It was estimated that around 1.1 million birds were influenced by the National September 11 Memorial & Museum’s “Tribute in Light” in NY, studied over several years. Significant energy expenditure from ascending and descending around the light, long periods of circling and other maneuvers prevented many birds from ever completing their migration. Many succumbed to exhaustion or were forced to delay precious days to build back fat stores during the unexpected stopover. The study showed that turning off the lights during vital days during bird migration season left more species to successfully make the journey, almost instantaneously eliminating the disruptive effects of the artificial light. This proves that a solution exists and only needs to be implemented to save both domestic and migratory bird populations impacted by the bright, vertical beams, increasing the survival rates of those species.

On a smaller scale, even a bird feeder in a backyard can negatively affect bird survival. After the outbreak of the COVID-19 pandemic, many decided to pick up a home-based hobby, and a new generation of backyard birders was born — complete with new birdfeeders full of seeds all designed to attract the most species to one yard. Unfortunately, not everyone has the necessary square footage, resulting in many feeders being put too close together and spreading disease through crowding. Crowding and the ensuing interspecies territorial disputes can cause stress, which leaves birds more vulnerable to disease.

Not cleaning up food waste and droppings in the feeder area can also spread disease, and small edges or points to feeders can inflict minuscule wounds that allow bacteria and viruses to infect otherwise healthy birds, as well as cause larger injuries that impact the birds’ mobility (i.e., a wing or leg injury from getting caught on a bird feeder). A widespread outbreak of salmonellosis among songbirds in early 2021 led to a call to take down bird feeders temporarily, with residents finding sick or dead finches at their feeders. Because most birds don’t respond to treatment, they are instead euthanized, once again decreasing survival rates and proving the detrimental impact people have on bird populations.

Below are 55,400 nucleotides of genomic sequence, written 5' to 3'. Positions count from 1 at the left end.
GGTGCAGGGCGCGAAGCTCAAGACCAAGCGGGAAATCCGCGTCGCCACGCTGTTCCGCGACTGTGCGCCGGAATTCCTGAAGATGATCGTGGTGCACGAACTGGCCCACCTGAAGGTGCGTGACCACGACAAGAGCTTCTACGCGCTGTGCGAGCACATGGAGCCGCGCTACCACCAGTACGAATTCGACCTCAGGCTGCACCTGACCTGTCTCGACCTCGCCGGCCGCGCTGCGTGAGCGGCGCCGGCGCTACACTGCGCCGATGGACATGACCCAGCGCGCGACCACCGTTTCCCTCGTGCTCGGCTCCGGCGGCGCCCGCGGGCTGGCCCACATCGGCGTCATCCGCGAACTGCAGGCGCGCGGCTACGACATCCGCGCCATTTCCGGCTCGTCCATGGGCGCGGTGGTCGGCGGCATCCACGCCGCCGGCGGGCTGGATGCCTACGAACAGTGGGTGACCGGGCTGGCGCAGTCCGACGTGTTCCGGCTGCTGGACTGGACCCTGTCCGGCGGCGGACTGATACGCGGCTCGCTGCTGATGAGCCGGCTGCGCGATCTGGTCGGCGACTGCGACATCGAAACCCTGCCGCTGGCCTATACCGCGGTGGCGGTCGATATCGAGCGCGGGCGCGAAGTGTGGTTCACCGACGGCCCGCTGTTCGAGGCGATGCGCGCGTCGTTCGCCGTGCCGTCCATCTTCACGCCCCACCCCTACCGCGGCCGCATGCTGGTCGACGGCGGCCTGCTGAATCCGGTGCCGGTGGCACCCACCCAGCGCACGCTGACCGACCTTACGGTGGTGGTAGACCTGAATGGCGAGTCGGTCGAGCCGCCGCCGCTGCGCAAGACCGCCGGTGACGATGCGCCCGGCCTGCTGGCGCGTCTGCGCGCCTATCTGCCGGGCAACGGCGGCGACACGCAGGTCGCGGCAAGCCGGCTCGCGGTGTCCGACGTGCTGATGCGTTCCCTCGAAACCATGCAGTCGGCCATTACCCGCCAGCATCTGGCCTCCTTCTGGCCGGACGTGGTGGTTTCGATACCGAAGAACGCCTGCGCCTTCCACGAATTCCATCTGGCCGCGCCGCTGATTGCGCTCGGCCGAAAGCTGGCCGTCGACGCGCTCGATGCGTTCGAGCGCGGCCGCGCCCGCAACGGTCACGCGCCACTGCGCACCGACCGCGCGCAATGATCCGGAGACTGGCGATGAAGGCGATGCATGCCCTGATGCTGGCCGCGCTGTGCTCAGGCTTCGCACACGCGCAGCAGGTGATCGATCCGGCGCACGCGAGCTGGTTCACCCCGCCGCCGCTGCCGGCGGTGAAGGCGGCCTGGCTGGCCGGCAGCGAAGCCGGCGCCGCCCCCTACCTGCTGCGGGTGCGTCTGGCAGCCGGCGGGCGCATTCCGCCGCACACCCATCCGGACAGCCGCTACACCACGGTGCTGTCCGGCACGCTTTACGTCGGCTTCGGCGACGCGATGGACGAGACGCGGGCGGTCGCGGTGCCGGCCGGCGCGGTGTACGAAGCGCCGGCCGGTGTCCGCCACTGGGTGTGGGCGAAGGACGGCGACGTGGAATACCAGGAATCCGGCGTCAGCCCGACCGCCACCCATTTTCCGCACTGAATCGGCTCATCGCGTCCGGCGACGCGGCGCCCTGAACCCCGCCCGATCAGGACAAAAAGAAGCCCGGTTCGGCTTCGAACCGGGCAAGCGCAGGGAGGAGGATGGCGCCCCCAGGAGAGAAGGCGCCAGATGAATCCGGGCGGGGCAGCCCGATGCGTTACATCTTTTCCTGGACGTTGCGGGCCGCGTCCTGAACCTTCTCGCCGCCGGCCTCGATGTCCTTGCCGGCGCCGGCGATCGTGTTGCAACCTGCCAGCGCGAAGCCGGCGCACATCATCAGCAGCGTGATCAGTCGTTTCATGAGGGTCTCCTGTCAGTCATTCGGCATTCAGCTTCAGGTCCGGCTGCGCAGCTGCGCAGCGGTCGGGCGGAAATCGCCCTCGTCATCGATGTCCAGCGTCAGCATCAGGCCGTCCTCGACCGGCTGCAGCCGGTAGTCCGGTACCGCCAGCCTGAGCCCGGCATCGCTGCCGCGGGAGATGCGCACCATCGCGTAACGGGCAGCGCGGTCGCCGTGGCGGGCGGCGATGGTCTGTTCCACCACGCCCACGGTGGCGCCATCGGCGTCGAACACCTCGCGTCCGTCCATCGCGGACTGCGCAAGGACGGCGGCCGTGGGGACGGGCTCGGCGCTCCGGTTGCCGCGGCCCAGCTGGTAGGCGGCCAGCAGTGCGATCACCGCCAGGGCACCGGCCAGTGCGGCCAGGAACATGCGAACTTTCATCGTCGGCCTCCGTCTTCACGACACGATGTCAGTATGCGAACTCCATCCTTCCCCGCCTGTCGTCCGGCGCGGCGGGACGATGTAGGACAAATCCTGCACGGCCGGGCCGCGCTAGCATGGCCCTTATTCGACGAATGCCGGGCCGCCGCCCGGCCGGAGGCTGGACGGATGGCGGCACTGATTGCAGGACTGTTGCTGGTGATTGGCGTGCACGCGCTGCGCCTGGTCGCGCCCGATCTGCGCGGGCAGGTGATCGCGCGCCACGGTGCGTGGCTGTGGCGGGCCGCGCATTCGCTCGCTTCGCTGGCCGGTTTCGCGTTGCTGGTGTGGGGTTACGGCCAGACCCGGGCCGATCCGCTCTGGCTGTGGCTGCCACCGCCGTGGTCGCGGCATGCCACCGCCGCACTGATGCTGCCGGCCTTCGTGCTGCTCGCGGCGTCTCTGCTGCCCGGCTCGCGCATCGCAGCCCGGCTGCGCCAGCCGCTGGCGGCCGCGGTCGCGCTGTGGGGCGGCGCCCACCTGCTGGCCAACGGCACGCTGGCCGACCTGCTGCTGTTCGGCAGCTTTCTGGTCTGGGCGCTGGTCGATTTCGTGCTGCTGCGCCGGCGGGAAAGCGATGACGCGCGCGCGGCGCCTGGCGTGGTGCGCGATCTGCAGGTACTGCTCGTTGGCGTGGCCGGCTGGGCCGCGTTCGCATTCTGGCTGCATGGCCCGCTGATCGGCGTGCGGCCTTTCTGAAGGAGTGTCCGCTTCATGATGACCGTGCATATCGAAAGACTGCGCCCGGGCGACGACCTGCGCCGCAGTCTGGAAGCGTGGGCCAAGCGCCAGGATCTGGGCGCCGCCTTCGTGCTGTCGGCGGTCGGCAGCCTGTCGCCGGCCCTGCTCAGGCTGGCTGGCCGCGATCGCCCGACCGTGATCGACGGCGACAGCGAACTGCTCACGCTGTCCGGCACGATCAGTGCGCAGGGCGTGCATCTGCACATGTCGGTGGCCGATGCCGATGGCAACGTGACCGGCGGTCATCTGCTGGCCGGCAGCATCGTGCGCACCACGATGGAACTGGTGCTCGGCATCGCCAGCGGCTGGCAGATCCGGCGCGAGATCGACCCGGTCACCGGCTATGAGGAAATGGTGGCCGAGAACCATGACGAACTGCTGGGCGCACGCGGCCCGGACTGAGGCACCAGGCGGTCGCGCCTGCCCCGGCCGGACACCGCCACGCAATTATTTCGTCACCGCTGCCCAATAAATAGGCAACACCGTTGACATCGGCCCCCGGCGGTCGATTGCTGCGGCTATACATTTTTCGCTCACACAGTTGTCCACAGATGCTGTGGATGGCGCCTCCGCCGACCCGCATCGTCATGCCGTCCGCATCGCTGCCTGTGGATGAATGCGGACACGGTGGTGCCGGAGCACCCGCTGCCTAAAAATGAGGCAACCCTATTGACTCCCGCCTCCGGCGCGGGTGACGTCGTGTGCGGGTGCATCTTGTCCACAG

Overall, the effect of humanity on the bird population has been devastating. While not all birds are negatively impacted by urbanization (some sparrows and pigeons thrive in urban environments), as many as 988 million birds die annually in the U.S. from window collisions. Combined with high tension wires and communications towers, these are some of the leading factors contributing to annual bird mortality. While not all of these obstacles can be removed, the effects of structures like light fixtures and artificial light at night can be mitigated by dimming or turning off completely what is otherwise a disorienting landmark for migrating birds.

Thankfully, rehabilitation organizations like City Wildlife, Inc. and Second Chance Wildlife Center make a point of emphasizing the reduction in local wildlife habitats and providing care and rehabilitation to wildlife, “especially those that have been negatively affected by human activities.” These groups focus on educating the public on how to help reduce the impact of urbanization on wildlife.

Despite the steadily decreasing world bird population, efforts to conserve species are as strong as ever, particularly considering the effects of climate change on bird survival. There are also easy ways to help save the birds. Following local wildlife news and migration patterns to know when to bring feeders in and out can aid many species. Turning off lights at night and closing or covering high-rise windows can help reduce confusion and collisions with buildings and limiting the use of pesticides can protect even local bird populations from poor health outcomes. One thing is for sure: Without strengthened conservation efforts and a change in human behavior, the bird population will have a dark future ahead.

Writer Profile

Emily Elizabeth Louie

American University
Business Administration